This review has been re-written by Dom Armstrong from samsunggeeks.com
SamMobile member ID: dombledore
Samsung are a company which likes to be the first to do certain things. Last year we saw them introduce a new mobile category between the Smartphone and the Tablet which they called the “Note”. Riding on the great success from the phablets, this year at IFA they announced another new category – a truly smart and connected camera: the Galaxy Camera. Although this camera is certainly revolutionary – the concept of it seems fairly obvious. Take the hardware and 3G connectivity from your flagship Android Jellybean device – the Galaxy S3 – and frankenstein it into a 16MP 21X Zoom camera. With that – you get all the benefits of a quad-core processor to run all the Apps you could think of for post processing images (or simply procrastinating. You also get all the control, customisation and settings from the Android OS – great! But most importantly, you get all the connectivity associated with a modern smartphone. Samsung’s idea behind the Galaxy Camera based on the fact that we live in a connected world. Most of us like to share pictures of things we do and see and most of us want to do so immediately because that’s when it matters to us. With desktop screen resolution and picture quality getting better and better – the quality of a mobile phone camera doesn’t really cut it, but a good quality camera lacks the necessary connectivity. The Galaxy Camera is Samsung’s attempt to solve this problem and the results are surprisingly pleasing… especially considering most first-of-a-kind devices are quickly thrown together prototypes. It’s not perfect – but it certainly leaves me looking angrily at my expensive DSLR… so it’s certainly a perfect proof of concept.
So, let’s take a look and see what we’ve got!
The Galaxy Camera has a good looking all-over aluminium-like design with a few plastic components here and there such as the pop-up xenon flash and zoom/shutter buttons. There’s a nice rubberish grip along the right hand side as well as a a lanyard tether and 3.5’’ heaphones ocket. The bottom has a ¼’’ tripod socket and access to the microSD card (up to 64GB), microHDMI, microSIM and 1650mAh battery. The back is all glistening gorilla glass 2, with a slightly raised metal bezel, to protect the 4.8’’ Super Clear LCD display. For some – the 128.7 x 70.8 x 19.1mm camera might be a little too large, and it’s not as pocket friendly as one might have liked. However, having such a large display is a real benefit as it allows you to easily see the photograph you are taking (as there is no viewfinder). Furthermore – it’s really good for you and a group of friends to ogle over all the cool shots you’ve taken without bumping your heads together! The choice of LCD over AMOLED is unclear – but in its current state: LCD displays offer superior outdoor viewing quality; so we’ll run with that.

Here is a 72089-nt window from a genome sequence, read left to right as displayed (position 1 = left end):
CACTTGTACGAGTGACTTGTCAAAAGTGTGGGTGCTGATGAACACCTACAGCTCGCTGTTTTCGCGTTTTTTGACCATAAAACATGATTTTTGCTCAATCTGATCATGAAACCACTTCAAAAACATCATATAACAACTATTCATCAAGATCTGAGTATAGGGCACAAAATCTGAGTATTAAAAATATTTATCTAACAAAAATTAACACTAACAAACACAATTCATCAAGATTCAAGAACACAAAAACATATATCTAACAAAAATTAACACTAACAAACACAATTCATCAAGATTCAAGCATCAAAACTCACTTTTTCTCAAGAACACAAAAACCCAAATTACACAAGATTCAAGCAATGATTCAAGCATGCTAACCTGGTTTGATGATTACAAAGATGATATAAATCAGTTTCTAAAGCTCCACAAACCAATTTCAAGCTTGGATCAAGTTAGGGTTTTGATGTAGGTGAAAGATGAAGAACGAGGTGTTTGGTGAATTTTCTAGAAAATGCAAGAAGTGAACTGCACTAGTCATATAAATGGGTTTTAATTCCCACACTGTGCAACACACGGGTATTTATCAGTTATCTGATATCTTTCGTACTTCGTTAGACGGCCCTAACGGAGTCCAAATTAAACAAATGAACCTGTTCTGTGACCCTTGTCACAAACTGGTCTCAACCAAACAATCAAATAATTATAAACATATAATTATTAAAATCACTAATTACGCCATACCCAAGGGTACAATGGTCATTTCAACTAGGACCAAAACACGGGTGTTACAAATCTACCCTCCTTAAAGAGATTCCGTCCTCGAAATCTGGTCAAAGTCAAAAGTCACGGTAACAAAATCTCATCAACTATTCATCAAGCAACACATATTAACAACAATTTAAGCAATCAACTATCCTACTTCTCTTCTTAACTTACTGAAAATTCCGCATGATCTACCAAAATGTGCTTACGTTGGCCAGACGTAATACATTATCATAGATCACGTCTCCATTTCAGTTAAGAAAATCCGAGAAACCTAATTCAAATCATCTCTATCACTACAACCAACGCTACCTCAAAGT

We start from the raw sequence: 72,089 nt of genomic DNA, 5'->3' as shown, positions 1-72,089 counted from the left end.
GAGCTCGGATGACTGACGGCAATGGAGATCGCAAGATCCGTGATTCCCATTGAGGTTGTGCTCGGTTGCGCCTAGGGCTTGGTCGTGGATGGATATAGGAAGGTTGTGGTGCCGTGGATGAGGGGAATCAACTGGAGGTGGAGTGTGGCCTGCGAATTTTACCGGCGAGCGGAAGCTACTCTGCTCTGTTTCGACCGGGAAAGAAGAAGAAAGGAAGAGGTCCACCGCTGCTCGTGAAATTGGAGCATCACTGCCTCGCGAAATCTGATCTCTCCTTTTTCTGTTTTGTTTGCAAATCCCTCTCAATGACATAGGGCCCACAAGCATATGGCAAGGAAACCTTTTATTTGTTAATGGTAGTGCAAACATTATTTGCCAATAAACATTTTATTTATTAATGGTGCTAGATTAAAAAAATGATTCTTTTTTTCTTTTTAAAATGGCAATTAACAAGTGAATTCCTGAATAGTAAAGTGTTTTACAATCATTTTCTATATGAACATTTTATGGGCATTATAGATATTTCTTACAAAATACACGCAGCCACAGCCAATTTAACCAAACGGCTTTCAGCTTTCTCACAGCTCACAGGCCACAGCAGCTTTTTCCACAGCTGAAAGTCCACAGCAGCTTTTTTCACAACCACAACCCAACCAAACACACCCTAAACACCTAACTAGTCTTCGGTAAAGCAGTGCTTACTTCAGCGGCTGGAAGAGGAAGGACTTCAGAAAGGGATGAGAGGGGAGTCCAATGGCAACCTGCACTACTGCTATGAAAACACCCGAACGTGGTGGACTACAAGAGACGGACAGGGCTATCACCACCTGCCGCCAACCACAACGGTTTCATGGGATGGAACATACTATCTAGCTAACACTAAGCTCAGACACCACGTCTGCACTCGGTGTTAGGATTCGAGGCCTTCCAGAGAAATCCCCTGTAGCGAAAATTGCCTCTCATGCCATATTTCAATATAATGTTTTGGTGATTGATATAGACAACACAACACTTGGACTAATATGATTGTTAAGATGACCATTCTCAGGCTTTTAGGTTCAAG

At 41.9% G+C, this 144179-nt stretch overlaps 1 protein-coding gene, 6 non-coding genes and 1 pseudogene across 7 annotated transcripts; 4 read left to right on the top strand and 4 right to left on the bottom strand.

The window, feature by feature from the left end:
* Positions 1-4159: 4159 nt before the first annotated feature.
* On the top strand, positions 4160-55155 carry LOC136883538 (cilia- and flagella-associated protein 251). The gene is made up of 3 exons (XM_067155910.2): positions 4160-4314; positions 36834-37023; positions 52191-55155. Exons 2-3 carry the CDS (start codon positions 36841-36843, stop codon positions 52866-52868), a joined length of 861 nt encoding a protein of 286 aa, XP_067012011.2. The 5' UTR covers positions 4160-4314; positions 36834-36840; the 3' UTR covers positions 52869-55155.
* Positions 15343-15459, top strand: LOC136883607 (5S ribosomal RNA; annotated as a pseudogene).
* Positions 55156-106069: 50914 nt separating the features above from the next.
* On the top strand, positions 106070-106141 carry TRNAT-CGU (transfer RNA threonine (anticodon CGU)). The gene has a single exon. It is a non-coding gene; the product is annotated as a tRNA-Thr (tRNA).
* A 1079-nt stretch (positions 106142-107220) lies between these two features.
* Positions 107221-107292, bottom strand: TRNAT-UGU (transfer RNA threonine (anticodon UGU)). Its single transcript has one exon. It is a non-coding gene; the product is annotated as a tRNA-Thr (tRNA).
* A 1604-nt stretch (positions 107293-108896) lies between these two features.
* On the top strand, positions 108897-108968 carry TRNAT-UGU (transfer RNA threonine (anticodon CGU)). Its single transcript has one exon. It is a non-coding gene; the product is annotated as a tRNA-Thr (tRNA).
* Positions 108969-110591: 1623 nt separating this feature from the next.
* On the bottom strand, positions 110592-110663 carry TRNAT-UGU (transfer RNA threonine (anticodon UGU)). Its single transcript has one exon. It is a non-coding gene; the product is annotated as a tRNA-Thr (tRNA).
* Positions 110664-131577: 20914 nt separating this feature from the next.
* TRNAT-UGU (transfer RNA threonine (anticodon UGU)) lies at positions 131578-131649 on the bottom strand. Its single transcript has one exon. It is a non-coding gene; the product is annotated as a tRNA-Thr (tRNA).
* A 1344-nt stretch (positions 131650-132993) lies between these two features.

O yeah, we dropped the Galaxy Camera before the design pictures… (sorry Samsung)
The Galaxy Camera interface is well implemented onto Android. It’s good-looking and intuitive. It comes with 3 different modes, Auto, Smart and Expert – each giving you more control over the type of photograph you want to take than the next. More complicated settings are tucked away inside “Expert” mode for those who already know how to – or want to learn how to – take creative shots with fully manual controls. The best mode for those getting into photography is definitely “Smart Mode” which lets you cheat and take professional(ish) shots without necessarily knowing what you’re doing. A light- trace photograph, for example, is not something which many people will have come across and is sure to get some interest! The Galaxy Camera has a 16MP CMOS sensor and 23mm wide-angle lens. What I’ve found really impressive is the 21 X optical zoom – that means that you can zoom in 21 times, and still take photographs and videos at the maximum resolution without losing any image quality (digital zoom just crops the resolution). Pointing the Galaxy Camera at the moon also makes me glad that I didn’t buy a telescope. It’s obvious the Galaxy Camera does a pretty good job considering the moon is 380,000 km away! [(cropped image)]
However, the only way to get a favourable 16:9 resolution is to shoot at a lower 12MP.There are black bars on either side when using the full 4:3 16MP, which look a bit mucky on the screen and other modern devices you might share it to. For this reason, the Galaxy Camera is set to 12MP by default, which is quite cheeky. The overall image quality is good, but nowhere near as good as some other cameras in this price range. It’s somewhat disappointing to learn that the backlit 1/2,3’’ image sensor on the Galaxy Camera is actually smaller than many other cameras in its price range which is definitely a negative point to the device. The software support for the device, however, makes up for that one little chink it its armour!
Automatic mode is for the less adventurous people who just want to point, shoot and share. It seems to do a good job in all situations, and comes with 14 built-in filter effects which you can access on the main screen.
Smart mode allows you to take some pretty cracking photographs without necessarily knowing what you’re doing. As well as Best Photo and Best Face which you might be familiar of from Samsung’s flagship Galaxy smartphone series, there are some really clever features like “Light Trace” which allow you to get really creative with your photography. This mode certainly justifies the whopping 1.4GHz quad core processor inside, as many of the smart-modes take a series of photographs and does on-the-fly processing to edit them together. Sometimes this on- the-go processing can get a little annoying, as you have to wait for it to finish before you can take the next photograph; but it’s only a couple of seconds! Here are some of examples of what you can expect to get. Please note that they are taken in the 16:9 12MP 4608×25902 (essentially a cropped 16MP image) because that’s the default setting.